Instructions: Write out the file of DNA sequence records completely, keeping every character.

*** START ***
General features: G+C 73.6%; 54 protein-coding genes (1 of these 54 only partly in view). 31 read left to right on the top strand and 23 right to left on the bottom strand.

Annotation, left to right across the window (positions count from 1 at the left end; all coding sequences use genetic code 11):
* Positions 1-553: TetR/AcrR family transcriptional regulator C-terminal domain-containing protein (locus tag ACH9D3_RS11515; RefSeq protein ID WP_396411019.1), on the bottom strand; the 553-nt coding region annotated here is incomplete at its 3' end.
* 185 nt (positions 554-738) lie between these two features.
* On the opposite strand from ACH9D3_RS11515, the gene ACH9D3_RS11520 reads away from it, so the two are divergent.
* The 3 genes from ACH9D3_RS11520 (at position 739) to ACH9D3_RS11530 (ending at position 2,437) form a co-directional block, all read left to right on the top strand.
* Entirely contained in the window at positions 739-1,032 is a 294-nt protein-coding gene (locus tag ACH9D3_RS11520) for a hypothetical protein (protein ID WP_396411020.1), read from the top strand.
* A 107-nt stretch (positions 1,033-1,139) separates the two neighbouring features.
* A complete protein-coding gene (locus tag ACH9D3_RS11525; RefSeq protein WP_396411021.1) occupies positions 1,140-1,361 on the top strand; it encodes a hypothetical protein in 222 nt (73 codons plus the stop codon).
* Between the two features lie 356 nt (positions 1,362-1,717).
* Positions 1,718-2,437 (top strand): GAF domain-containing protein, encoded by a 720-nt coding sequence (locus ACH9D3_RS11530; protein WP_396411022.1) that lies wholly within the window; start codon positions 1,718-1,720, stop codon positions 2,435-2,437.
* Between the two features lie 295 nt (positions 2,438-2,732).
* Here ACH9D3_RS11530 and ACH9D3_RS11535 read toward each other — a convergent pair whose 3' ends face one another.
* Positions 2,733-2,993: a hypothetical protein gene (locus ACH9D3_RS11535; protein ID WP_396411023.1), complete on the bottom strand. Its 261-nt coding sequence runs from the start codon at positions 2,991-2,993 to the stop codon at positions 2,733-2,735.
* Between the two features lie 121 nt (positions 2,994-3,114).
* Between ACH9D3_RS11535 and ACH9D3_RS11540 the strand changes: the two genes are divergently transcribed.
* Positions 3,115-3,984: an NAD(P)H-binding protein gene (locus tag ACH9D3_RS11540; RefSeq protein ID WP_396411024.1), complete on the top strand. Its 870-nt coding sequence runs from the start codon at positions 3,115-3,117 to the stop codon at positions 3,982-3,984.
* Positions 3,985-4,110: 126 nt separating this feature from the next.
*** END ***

General features: G+C 73.6%; 54 protein-coding genes (1 of these 54 only partly in view). 31 read left to right on the top strand and 23 right to left on the bottom strand.

Annotation, left to right across the window (positions count from 1 at the left end; all coding sequences use genetic code 11):
* Positions 1-553: TetR/AcrR family transcriptional regulator C-terminal domain-containing protein (locus tag ACH9D3_RS11515; RefSeq protein ID WP_396411019.1), on the bottom strand; the 553-nt coding region annotated here is incomplete at its 3' end.
* 185 nt (positions 554-738) lie between these two features.
* On the opposite strand from ACH9D3_RS11515, the gene ACH9D3_RS11520 reads away from it, so the two are divergent.
* The 3 genes from ACH9D3_RS11520 (at position 739) to ACH9D3_RS11530 (ending at position 2,437) form a co-directional block, all read left to right on the top strand.
* Entirely contained in the window at positions 739-1,032 is a 294-nt protein-coding gene (locus tag ACH9D3_RS11520) for a hypothetical protein (protein ID WP_396411020.1), read from the top strand.
* A 107-nt stretch (positions 1,033-1,139) separates the two neighbouring features.
* A complete protein-coding gene (locus tag ACH9D3_RS11525; RefSeq protein WP_396411021.1) occupies positions 1,140-1,361 on the top strand; it encodes a hypothetical protein in 222 nt (73 codons plus the stop codon).
* Between the two features lie 356 nt (positions 1,362-1,717).
* Positions 1,718-2,437 (top strand): GAF domain-containing protein, encoded by a 720-nt coding sequence (locus ACH9D3_RS11530; protein WP_396411022.1) that lies wholly within the window; start codon positions 1,718-1,720, stop codon positions 2,435-2,437.
* Between the two features lie 295 nt (positions 2,438-2,732).
* Here ACH9D3_RS11530 and ACH9D3_RS11535 read toward each other — a convergent pair whose 3' ends face one another.
* Positions 2,733-2,993: a hypothetical protein gene (locus ACH9D3_RS11535; protein ID WP_396411023.1), complete on the bottom strand. Its 261-nt coding sequence runs from the start codon at positions 2,991-2,993 to the stop codon at positions 2,733-2,735.
* Between the two features lie 121 nt (positions 2,994-3,114).
* Between ACH9D3_RS11535 and ACH9D3_RS11540 the strand changes: the two genes are divergently transcribed.
* Positions 3,115-3,984: an NAD(P)H-binding protein gene (locus tag ACH9D3_RS11540; RefSeq protein ID WP_396411024.1), complete on the top strand. Its 870-nt coding sequence runs from the start codon at positions 3,115-3,117 to the stop codon at positions 3,982-3,984.
* Positions 3,985-4,110: 126 nt separating this feature from the next.